The Theory And Practices Of Reflection

1254 Words6 Pages
Critical reflection is the active, organised cognitive process used to carefully examine ones thinking and the thinking of others. It draws upon skills used in other ways of thinking, but is viewed as a broader concept that’s differentiated by its holistic, purposeful, reflective and goal orientated nature. Critical thinking is central to quality nursing practice. It is therefore important that nurses purposefully use and develop their critical thinking ability in order to deliver safe and effective patient care. This essay looks first at the theory and practices of reflection along with its benefits are discussed. It then identifies consequences of not being a reflective practitioner. Finally, it discusses methods by which nurses can…show more content…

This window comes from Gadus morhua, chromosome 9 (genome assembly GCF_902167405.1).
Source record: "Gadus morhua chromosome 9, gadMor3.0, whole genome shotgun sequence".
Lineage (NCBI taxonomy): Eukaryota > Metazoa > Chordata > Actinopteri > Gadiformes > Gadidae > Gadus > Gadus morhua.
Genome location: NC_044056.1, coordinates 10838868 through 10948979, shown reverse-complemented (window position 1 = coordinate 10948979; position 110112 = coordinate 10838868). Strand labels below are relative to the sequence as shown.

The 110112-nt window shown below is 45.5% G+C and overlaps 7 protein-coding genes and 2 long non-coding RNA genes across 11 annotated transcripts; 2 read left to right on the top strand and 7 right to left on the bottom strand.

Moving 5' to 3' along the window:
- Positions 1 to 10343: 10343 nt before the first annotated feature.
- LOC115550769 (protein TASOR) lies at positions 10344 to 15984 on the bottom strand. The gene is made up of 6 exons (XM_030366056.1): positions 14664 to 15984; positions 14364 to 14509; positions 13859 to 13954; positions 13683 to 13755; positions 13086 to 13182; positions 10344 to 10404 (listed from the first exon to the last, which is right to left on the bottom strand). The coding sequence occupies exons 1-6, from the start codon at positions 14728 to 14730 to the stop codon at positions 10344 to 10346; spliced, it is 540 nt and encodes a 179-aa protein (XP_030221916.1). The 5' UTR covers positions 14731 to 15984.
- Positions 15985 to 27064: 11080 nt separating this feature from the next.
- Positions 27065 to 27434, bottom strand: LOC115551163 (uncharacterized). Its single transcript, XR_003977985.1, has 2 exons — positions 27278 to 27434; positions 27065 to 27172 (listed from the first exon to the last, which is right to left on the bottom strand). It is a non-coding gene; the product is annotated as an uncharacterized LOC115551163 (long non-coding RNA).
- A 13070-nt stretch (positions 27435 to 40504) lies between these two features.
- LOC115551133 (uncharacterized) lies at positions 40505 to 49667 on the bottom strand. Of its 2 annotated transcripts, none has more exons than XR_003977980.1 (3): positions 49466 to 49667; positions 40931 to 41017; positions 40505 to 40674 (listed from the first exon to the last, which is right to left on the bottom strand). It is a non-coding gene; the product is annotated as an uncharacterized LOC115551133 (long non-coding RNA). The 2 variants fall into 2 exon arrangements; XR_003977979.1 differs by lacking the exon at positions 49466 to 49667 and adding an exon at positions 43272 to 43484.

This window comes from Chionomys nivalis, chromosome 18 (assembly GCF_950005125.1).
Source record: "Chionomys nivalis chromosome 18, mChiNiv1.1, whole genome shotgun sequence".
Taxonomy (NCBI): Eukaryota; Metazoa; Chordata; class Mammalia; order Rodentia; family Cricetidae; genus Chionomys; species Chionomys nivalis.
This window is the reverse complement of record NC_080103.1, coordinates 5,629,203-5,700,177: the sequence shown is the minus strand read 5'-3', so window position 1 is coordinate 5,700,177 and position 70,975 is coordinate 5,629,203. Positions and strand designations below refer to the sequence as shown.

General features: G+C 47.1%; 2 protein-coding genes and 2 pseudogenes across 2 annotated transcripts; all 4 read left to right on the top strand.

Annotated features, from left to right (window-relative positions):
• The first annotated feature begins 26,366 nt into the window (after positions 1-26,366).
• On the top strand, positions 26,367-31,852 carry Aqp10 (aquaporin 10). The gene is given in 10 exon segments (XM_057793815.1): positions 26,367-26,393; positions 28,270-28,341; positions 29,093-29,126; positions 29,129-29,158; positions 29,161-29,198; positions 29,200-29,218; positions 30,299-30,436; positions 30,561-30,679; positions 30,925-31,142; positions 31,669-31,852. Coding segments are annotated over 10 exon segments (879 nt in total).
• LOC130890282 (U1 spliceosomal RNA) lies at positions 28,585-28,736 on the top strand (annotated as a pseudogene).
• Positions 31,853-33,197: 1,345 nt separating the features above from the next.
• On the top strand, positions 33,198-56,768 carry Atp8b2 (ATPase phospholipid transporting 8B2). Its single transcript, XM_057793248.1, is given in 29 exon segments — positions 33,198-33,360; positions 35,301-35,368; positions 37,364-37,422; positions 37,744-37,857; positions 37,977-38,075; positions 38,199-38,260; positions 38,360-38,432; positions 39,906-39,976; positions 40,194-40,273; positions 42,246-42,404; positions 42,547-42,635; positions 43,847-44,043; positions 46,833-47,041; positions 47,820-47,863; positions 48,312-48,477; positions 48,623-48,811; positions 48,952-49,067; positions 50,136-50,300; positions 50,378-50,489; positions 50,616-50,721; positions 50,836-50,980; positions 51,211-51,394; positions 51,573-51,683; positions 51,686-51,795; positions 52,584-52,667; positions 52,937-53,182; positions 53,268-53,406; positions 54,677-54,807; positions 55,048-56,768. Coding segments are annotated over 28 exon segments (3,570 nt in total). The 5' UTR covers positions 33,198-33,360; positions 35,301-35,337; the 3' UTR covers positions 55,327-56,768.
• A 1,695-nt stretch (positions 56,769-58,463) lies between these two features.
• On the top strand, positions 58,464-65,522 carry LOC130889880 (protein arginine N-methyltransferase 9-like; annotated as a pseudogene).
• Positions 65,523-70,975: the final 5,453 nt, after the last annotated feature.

Nurses that think critically are more aware of their own predispositions and are superior in dealing with patients from different backgrounds. This is because nurses that are aware of their own value and belief system are more probable in challenging and changing unproductive practices and improving patient outcomes. Critical thinking is a standard for competent nursing practices. The professional and ethics code reminds nurses of their responsibility towards all those in their care as a human right which includes cultural rights. It is seen as a declaration by the nurse that they will continuously deliver due care to whomsoever is in their care (Nursing and Midwifery Board of Australia, 2013). This makes critical reflection a vital part of the nursing profession and forms the basis of thereof. Nurses that fail to employ critical reflection as part of their profession may be at risk of performing below par. Bourdieu’s concept of habitus identifies the way in which a nurse may carry out their personal ethnic based values and belief onto patients from a background unlike their own with the unintentional result being a preservation of ethnocentrism. According to Carballeria, formations of such health values are expected to lead to nurses holding bias cross-cultural outlooks towards individuals from marginalised groups such as all middle aged Aboriginals are alcoholics. (Chambers, Thompson & Narayanasamy, 2013) Failure of
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